A Day in the Life

After being here for almost two months, I’ve yet to write about the reason why I’m here which is to teach. I always knew I couldn’t be a teacher, but I wanted to be able to see the world, so here I am. Overall, 10/10, would recommend. When my brother would be telling stories about his class, my mom would say, “Yea, Kara would go off on a kid.” Which is probably true. Since, I teach kindergarteners who don’t speak english, it is pretty hard for them to talk back, and if they do, I wouldn’t even know it. The worst I’ve had is telling a kid to fix his answers and he spit on my hand.

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I teach K-2 Math in the IEP or Intensive English program, which basically means “Thai program”. It is super confusing, I know. The kids have minimal understanding of the language, other than few vocabulary words and numbers. This program cost almost half what the full English immersion program costs. I am a subject teacher, so I have 10 classes that I see for two lessons a week. The students also take two classes of English and Science a week. It can be frustrating to come up with fun, quick activities or games, such as arranging number flash cards in order. Not because they couldn’t do it, but because they cannot understand the directions.

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I almost have it too good. We have a van pick us up every morning around 7:40am at our apartment. Our school is about a five minute ride down the road in the Bang Bua Thong Village. My first class starts at 8:30, so I have class until 11am, then starts my two, yes TWO hour lunch break. Class starts up again from 1pm-3pm. Then I am done for the day until we clock out at 4:37pm. Lots of free time. It can get boring, but it allows me free time to read, write, listen to music, etc. my favorite things.
Almost all of my materials are already available from teachers in our office, so there is little preparation that goes into my lessons. The main responsibility I have during my “planning periods” is to grade, stamp and return the worksheets.

heartmilkThe canteen food is very hit or miss. Sometimes it isn’t bad, but I also like to get off campus for a bit. Also, it smells in there. I’m not sure what it is, but the food most certainly does match the smell of the room. I typically eat or hang at this little place around the corner from school called “Heartmilk” where you can get fried rice or noodle dishes for 35baht, which is slightly over $1. It is worth it to me for the free Wi-Fi and change of scenery. Also, our office can get really loud. As many of you know, I complain because people listen to music in there constantly without headphones. #Annoying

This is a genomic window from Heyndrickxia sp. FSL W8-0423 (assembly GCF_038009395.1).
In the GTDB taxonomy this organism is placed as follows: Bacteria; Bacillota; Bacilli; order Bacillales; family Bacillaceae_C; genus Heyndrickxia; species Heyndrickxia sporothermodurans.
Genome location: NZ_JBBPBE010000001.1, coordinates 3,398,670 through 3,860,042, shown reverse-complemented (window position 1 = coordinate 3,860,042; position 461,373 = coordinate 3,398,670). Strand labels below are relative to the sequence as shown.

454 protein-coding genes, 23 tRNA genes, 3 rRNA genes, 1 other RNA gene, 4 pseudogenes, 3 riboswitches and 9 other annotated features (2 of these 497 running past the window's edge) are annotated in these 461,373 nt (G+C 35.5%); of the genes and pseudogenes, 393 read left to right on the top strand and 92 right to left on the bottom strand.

Ok, so the kids are freaking adorable! Crazy, but cute. They have a tough time pronouncing the “R” in my name so it comes out as “Teacha Kale-a”. Lokkedw probably thinks the same thing when I try to say his name. With over 300 students, it is impossible to know everyone’s name. But I do know the names of my favorites like Khongpawn and Gunz. (See below). The students all have Thai names that are like 15 letter first names and 30 letter last names, then they pick a “nickname”. That’s how I have students with names like Porn, Fourwheel, Poo and Ping-Ping.

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We have a uniform which i love. I hated waking up every morning staring at my closest attempting to make myself appear “business casual”. I’m a holes in the jeans, crochet crop top kind of gal. Wearing a uniform is mindless and since it is a requirement, I don’t feel like I am trying to look the part of something that I’m not. Second best part, is never having to wear shoes. It is Asian cultural to take off shoes before entering most places. Temples, classrooms, even some businesses – shoeless. Awesome, love it!

 

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All of my classes have a Thai teacher and Assistant, who also don’t speak english. There is at least one of them in the class at all times, which makes it easy for me because I don’t have to be in charge of bathroom or discipline. (Like I said before, I have it made. Sorry to my teacher friends back in the states who are reading this.) It is also difficult because if I need to communicate something to them, like class has to end early, it is almost impossible.
Every class starts and ends with the students prayer hands together while they sing a song. In the morning, the students chant “Goodmorning, Teacha” then at the end of class it switches to “Thank you teacha”. They say it in Thai, English then Chinese. It is so sweet. They are definitely taught to honor authority, which there is a lack of in Western schools.
Each class is an hour long. We begin with easy songs I grew up with, such as “Old McDonald” or “If Your Happy and You know It”. Frog is their favorite phrase in “Old McDonald” because they like being able to hop around. They get so excited about anything that allows them move and be silly.

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After Christmas break my day to day will be a little different as I am switching to the English program, with my very own group of kinder-babies. Stay-tuned!

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So Thai people and allllll my kids are obsessed with this song. I mean OBSESSED! The entire song basically plays on a loop across Bangkok. Come to find out, the song isn’t even in Thai! Enjoy a little piece of what I listen to on the daily.

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